Alternatively, you could just disable and mask the service altogether as it actually isn't needed. If you are going to disable the service, I would strongly recommend adding the two options shown above in addition just in case the service gets re-enabled in the future.
Debian 11 (Raspberry Pi)
On a Raspberry Pi running Debian 11.5, we had a similar issue. We never were able to get rid of the message, but making the above configuration changes made sure the system booted properly regardless of how many Ethernet interfaces were physically connected to switches at boot time.
Error during boot:
[FAILED] Failed to start Wait for Network to be Configured. See 'systemctl status systemd-networkd-wait-online.service' for details.
Output from systemctl status commands:
# OUTPUT FROM systemctl status systemd-networkd-wait-online.service systemd-networkd-wait-online.service - Wait for Network to be Configured Loaded: loaded (/lib/systemd/system/systemd-networkd-wait-online.service; enabled-runtime; vendor preset: disabled) Active: failed (Result: exit-code) since Thu 2023-05-18 17:10:59 BST; 2min 44s ago Docs: man:systemd-networkd-wait-online.service(8) Process: 189 ExecStart=/lib/systemd/systemd-networkd-wait-online (code=exited, status=1/FAILURE) Main PID: 189 (code=exited, status=1/FAILURE) CPU: 148ms Aug 07 14:25:36 6230dea99f07e90f52b5f68b systemd: Starting Wait for Network to be Configured... May 18 17:10:59 6230dea99f07e90f52b5f68b systemd-networkd-wait-online: Event loop failed: Connection timed out May 18 17:10:59 6230dea99f07e90f52b5f68b systemd: systemd-networkd-wait-online.service: Main process exited, code=exited, status=1/FAILURE May 18 17:10:59 6230dea99f07e90f52b5f68b systemd: systemd-networkd-wait-online.service: Failed with result 'exit-code'. May 18 17:10:59 6230dea99f07e90f52b5f68b systemd: Failed to start Wait for Network to be Configured.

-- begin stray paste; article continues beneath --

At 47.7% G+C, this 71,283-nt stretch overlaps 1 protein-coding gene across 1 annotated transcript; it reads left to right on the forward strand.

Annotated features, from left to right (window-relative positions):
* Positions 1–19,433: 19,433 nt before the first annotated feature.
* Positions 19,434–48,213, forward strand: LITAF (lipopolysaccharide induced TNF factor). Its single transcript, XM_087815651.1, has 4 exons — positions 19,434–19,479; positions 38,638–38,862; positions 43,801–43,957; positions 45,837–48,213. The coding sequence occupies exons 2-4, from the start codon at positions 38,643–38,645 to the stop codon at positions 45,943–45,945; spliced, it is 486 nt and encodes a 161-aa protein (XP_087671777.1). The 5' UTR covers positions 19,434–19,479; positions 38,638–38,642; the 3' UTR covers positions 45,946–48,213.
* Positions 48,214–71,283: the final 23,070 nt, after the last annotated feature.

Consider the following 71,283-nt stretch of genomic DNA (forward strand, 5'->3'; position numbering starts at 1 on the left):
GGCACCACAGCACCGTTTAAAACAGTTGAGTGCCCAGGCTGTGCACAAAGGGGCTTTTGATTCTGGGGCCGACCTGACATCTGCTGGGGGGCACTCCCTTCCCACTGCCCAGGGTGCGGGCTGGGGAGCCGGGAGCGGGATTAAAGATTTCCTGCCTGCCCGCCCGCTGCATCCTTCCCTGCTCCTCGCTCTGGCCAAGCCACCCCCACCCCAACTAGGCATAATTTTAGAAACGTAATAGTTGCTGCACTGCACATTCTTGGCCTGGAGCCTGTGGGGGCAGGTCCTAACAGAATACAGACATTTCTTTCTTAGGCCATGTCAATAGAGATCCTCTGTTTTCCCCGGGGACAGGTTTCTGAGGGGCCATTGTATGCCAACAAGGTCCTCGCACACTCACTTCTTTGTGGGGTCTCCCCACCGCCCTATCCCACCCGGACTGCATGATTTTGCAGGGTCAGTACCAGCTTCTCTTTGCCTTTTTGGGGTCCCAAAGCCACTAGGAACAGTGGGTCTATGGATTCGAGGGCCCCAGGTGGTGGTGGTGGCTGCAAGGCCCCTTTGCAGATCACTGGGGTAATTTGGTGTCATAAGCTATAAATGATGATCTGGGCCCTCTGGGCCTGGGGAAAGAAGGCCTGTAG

cost = reference bandwidth / configured bandwidth of interface in kbps reference bandwidth = 100,000 kbps
|Interface speed||OSPF Cost|
Ruckus / Brocade
The Most Common OpenSSL Commands
General OpenSSL Commands
These commands allow you to generate CSRs, Certificates, Private Keys and do other miscellaneous tasks.
Generate a new private key and Certificate Signing Request
openssl req -out CSR.csr -new -newkey rsa:2048 -nodes -keyout privateKey.key
Generate a self-signed certificate (see How to Create and Install an Apache Self Signed Certificate for more info)